Maros, T
    Svedjeholm, Rolf
    Linköping University, Faculty of Health Sciences. Linköping University, Department of Medicine and Care, Thoracic Surgery. Östergötlands Läns Landsting, Heart Centre, Department of Thoracic and Vascular Surgery.
    Implications of Postoperative Heart Failure after surgery for Aortic Stenosis and Coronary Disease2003In: European Association of Cardiovascular Surgery,2003, 2003Conference paper (Other academic)
  • 43.
    Vánky, Farkas
    et al.
    Linköping University, Faculty of Health Sciences. Linköping University, Department of Medicine and Care. Östergötlands Läns Landsting, Heart Centre, Department of Thoracic and Vascular Surgery.
    Håkansson, Erik
    Linköping University, Faculty of Health Sciences. Linköping University, Department of Medicine and Care, Anaesthesiology. Östergötlands Läns Landsting, Heart Centre, Department of Thoracic and Vascular Surgery.
    Marós, T
    Tamas, Eva
    Linköping University, Faculty of Health Sciences. Linköping University, Department of Medicine and Care, Thoracic Surgery. Östergötlands Läns Landsting, Heart Centre, Department of Thoracic and Vascular Surgery.
    Svedjeholm, Rolf
    Linköping University, Faculty of Health Sciences. Linköping University, Department of Medicine and Care, Thoracic Surgery. Östergötlands Läns Landsting, Heart Centre, Department of Thoracic and Vascular Surgery.
    Different characteristics of postoperative heart failure after surgery for aortic stenosis and coronary disease: implications for short-term and long-term outcome2005In: EWCI European Workgruoup for Cardiothoracic Intensivists,2005, 2005Conference paper (Other academic)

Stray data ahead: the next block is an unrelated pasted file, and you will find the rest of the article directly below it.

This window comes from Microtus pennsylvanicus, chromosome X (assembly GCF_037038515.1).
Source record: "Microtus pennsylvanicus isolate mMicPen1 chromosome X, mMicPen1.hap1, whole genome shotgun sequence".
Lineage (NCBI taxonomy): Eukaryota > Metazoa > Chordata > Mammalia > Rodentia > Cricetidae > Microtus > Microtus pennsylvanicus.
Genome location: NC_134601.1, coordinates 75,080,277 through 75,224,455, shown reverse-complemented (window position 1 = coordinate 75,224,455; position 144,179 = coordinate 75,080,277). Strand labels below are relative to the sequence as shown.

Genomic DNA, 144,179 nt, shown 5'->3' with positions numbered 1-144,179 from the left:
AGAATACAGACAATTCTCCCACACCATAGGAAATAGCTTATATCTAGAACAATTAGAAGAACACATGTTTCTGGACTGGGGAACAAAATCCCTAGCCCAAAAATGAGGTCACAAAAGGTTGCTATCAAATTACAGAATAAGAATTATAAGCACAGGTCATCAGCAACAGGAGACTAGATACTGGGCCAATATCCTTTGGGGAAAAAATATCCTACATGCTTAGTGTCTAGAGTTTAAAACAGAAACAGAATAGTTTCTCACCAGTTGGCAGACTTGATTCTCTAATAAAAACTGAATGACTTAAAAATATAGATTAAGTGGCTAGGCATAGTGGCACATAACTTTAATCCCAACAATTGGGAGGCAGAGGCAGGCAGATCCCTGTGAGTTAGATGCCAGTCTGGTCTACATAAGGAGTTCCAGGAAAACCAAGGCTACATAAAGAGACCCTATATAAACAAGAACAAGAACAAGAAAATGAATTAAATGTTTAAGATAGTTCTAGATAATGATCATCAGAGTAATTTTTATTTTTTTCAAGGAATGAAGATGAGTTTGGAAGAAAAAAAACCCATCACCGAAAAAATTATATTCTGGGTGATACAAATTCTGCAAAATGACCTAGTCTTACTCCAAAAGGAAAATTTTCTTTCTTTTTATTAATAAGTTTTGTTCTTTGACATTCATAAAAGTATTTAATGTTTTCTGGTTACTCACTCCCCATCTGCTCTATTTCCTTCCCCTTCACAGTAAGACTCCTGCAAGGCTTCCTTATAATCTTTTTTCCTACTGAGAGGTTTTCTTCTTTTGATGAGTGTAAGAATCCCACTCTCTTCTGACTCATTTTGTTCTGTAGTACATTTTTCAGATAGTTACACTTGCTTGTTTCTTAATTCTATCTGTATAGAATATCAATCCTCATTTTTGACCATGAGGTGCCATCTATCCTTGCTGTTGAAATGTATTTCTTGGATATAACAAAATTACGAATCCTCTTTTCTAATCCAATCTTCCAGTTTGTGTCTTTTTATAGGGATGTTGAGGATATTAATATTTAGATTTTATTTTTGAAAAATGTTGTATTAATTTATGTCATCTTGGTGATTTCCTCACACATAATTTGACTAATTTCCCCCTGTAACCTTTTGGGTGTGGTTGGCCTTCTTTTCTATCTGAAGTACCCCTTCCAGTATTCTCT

• 44.
    Vánky, Farkas
    et al.
    Linköping University, Faculty of Health Sciences. Linköping University, Department of Medicine and Care. Östergötlands Läns Landsting, Heart Centre, Department of Thoracic and Vascular Surgery.
    Håkansson, Erik
    Linköping University, Faculty of Health Sciences. Linköping University, Department of Medicine and Care, Anaesthesiology. Östergötlands Läns Landsting, Heart Centre, Department of Thoracic and Vascular Surgery.
    Szabó, Zoltán
    Linköping University, Faculty of Health Sciences. Linköping University, Department of Medicine and Care, Thoracic Surgery. Östergötlands Läns Landsting, Heart Centre, Department of Thoracic and Vascular Surgery.
    Nylander, Eva
    Linköping University, Faculty of Health Sciences. Linköping University, Department of Medicine and Care, Clinical Physiology. Östergötlands Läns Landsting, Heart Centre, Department of Clinical Physiology.
    Jorfeldt, Lennart
    Svedjeholm, Rolf
    Linköping University, Faculty of Health Sciences. Linköping University, Department of Medicine and Care, Thoracic Surgery. Östergötlands Läns Landsting, Heart Centre, Department of Thoracic and Vascular Surgery.
    Myocardial metabolism and energetics before and after valve replacement for aortic stenosis2005In: Scandinavian Association for Thoracic Surgery,2005, 2005Conference paper (Other academic)
  • 45.
    Vánky, Farkas
    et al.
    Linköping University, Faculty of Health Sciences. Linköping University, Department of Medicine and Care. Östergötlands Läns Landsting, Heart Centre, Department of Thoracic and Vascular Surgery.
    Håkansson, Erik
    Linköping University, Faculty of Health Sciences. Linköping University, Department of Medicine and Care, Anaesthesiology. Östergötlands Läns Landsting, Heart Centre, Department of Thoracic and Vascular Surgery.
    Tamas, Eva
    Linköping University, Faculty of Health Sciences. Linköping University, Department of Medicine and Care, Thoracic Surgery. Östergötlands Läns Landsting, Heart Centre, Department of Thoracic and Vascular Surgery.
    Svedjeholm, Rolf
    Linköping University, Faculty of Health Sciences. Linköping University, Department of Medicine and Care, Thoracic Surgery. Östergötlands Läns Landsting, Heart Centre, Department of Thoracic and Vascular Surgery.
    Risk factors for postoperative heart failure in patients operated for aortic stenosis2005In: Scandinavian Association for Thoracic Surgery,2005, 2005Conference paper (Other academic)
1 - 45 of 45